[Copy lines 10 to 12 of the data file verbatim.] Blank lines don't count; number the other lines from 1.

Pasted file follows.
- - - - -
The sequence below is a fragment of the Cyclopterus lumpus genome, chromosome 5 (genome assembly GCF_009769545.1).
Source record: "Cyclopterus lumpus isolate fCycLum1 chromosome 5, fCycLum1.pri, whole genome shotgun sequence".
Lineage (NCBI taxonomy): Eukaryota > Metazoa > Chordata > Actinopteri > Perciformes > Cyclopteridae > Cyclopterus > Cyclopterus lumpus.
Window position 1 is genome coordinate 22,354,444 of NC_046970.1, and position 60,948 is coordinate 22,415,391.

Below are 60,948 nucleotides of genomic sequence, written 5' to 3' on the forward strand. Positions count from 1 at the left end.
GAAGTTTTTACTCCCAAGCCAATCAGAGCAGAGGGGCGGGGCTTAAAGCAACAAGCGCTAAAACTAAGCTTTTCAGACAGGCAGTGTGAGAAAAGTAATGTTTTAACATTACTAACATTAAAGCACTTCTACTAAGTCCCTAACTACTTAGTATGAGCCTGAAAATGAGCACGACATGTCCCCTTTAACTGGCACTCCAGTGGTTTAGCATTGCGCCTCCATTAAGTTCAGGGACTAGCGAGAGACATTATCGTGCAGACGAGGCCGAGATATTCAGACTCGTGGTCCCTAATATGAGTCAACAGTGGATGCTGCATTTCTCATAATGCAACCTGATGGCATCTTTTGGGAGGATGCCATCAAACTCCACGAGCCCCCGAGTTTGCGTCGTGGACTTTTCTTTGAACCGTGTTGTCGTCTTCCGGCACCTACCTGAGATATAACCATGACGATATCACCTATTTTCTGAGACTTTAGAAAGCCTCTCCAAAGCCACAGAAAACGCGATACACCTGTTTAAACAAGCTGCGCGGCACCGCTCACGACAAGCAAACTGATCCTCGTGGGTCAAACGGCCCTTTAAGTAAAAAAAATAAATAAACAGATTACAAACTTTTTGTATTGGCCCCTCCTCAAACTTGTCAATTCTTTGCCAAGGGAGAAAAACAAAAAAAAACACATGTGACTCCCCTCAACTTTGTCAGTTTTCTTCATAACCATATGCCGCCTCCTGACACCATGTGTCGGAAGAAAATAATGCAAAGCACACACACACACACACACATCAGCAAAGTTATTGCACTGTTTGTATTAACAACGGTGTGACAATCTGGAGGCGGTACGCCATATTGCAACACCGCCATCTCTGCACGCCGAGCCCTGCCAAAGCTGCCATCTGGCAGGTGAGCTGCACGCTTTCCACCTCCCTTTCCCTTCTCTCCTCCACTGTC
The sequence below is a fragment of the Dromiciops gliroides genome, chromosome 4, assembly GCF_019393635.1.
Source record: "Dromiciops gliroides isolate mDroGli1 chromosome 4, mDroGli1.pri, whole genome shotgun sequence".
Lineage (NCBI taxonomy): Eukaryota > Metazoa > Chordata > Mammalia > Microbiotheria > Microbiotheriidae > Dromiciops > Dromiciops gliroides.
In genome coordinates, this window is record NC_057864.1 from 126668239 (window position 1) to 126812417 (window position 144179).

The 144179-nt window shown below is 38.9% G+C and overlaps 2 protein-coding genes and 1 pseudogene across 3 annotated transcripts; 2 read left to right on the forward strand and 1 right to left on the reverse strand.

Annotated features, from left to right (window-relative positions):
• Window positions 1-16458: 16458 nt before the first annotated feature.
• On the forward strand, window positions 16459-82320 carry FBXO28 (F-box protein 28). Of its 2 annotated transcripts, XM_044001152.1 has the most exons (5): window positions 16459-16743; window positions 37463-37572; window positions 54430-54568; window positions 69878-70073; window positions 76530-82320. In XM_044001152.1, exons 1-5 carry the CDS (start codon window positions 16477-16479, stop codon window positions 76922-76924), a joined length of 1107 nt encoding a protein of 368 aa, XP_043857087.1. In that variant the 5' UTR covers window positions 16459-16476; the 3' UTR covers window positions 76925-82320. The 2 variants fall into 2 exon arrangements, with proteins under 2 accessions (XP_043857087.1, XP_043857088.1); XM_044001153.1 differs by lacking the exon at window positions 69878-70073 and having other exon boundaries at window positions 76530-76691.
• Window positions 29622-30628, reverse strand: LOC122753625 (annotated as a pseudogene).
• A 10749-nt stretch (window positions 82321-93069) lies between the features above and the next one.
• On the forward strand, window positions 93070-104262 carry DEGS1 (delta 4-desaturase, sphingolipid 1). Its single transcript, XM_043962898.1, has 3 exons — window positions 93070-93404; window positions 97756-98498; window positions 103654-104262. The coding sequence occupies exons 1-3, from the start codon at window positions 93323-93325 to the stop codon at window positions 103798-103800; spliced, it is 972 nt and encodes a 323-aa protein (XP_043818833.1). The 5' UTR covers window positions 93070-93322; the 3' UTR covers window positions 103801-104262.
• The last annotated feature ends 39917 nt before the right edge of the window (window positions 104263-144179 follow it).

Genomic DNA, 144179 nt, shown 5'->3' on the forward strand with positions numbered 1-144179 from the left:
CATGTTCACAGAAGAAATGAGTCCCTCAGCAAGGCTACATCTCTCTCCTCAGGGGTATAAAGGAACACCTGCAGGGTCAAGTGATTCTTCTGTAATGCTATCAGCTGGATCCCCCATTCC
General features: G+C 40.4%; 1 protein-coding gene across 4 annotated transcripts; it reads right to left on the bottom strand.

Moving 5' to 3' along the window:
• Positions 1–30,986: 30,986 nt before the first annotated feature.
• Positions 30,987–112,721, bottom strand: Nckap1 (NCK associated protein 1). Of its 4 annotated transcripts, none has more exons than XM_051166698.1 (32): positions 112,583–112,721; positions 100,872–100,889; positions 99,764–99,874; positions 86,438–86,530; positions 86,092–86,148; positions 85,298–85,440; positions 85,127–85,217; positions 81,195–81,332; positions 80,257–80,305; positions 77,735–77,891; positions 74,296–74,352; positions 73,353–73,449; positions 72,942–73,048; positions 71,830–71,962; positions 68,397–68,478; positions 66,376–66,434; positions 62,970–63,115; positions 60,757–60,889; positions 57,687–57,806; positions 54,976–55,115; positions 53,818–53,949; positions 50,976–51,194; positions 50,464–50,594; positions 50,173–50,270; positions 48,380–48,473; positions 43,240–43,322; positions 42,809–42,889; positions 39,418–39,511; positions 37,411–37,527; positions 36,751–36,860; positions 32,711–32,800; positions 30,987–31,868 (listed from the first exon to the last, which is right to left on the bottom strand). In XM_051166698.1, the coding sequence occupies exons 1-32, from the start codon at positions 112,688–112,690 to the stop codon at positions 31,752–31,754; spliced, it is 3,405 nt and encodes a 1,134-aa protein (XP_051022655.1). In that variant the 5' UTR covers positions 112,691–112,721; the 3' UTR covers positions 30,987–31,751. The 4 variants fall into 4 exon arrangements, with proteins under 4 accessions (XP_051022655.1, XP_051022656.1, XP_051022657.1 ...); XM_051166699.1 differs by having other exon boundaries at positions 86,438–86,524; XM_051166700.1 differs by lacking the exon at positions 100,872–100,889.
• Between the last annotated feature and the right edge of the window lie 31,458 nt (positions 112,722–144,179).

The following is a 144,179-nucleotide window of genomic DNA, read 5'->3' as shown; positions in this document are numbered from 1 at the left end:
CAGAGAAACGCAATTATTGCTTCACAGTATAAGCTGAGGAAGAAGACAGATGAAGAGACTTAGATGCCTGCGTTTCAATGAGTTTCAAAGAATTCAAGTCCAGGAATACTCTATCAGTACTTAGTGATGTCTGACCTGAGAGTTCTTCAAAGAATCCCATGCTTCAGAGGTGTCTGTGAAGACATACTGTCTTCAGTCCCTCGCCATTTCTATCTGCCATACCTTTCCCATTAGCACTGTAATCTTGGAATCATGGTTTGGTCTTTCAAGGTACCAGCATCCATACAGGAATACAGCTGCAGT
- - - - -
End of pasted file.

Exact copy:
In genome coordinates, this window is record NC_057864.1 from 126668239 (window position 1) to 126812417 (window position 144179).

The 144179-nt window shown below is 38.9% G+C and overlaps 2 protein-coding genes and 1 pseudogene across 3 annotated transcripts; 2 read left to right on the forward strand and 1 right to left on the reverse strand.

Annotated features, from left to right (window-relative positions):